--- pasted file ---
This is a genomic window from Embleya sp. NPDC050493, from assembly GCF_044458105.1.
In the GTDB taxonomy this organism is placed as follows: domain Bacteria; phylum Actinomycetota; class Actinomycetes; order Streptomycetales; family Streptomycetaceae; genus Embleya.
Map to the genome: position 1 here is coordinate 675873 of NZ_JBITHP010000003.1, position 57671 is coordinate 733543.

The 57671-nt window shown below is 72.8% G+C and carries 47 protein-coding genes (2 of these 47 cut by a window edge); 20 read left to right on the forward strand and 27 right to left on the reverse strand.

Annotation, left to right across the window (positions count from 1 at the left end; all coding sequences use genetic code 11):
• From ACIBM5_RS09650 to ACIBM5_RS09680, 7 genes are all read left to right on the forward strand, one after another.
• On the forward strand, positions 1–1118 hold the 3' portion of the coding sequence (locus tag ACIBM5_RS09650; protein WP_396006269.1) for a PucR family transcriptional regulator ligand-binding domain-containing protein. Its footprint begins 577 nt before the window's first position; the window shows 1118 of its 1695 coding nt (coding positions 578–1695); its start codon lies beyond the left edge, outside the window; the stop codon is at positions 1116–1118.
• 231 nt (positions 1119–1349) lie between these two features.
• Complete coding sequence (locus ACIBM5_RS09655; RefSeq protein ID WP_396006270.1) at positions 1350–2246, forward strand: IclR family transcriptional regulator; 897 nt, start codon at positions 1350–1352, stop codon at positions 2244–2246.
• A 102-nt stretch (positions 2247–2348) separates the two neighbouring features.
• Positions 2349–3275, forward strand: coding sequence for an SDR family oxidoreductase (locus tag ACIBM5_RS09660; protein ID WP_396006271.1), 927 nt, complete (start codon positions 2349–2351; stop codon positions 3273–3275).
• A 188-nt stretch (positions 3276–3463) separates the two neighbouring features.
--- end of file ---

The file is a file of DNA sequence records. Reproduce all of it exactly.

This is a genomic window from Embleya sp. NPDC050493, from assembly GCF_044458105.1.
In the GTDB taxonomy this organism is placed as follows: domain Bacteria; phylum Actinomycetota; class Actinomycetes; order Streptomycetales; family Streptomycetaceae; genus Embleya.
Map to the genome: position 1 here is coordinate 675873 of NZ_JBITHP010000003.1, position 57671 is coordinate 733543.

The 57671-nt window shown below is 72.8% G+C and carries 47 protein-coding genes (2 of these 47 cut by a window edge); 20 read left to right on the forward strand and 27 right to left on the reverse strand.

Annotation, left to right across the window (positions count from 1 at the left end; all coding sequences use genetic code 11):
• From ACIBM5_RS09650 to ACIBM5_RS09680, 7 genes are all read left to right on the forward strand, one after another.
• On the forward strand, positions 1–1118 hold the 3' portion of the coding sequence (locus tag ACIBM5_RS09650; protein WP_396006269.1) for a PucR family transcriptional regulator ligand-binding domain-containing protein. Its footprint begins 577 nt before the window's first position; the window shows 1118 of its 1695 coding nt (coding positions 578–1695); its start codon lies beyond the left edge, outside the window; the stop codon is at positions 1116–1118.
• 231 nt (positions 1119–1349) lie between these two features.
• Complete coding sequence (locus ACIBM5_RS09655; RefSeq protein ID WP_396006270.1) at positions 1350–2246, forward strand: IclR family transcriptional regulator; 897 nt, start codon at positions 1350–1352, stop codon at positions 2244–2246.
• A 102-nt stretch (positions 2247–2348) separates the two neighbouring features.
• Positions 2349–3275, forward strand: coding sequence for an SDR family oxidoreductase (locus tag ACIBM5_RS09660; protein ID WP_396006271.1), 927 nt, complete (start codon positions 2349–2351; stop codon positions 3273–3275).
• A 188-nt stretch (positions 3276–3463) separates the two neighbouring features.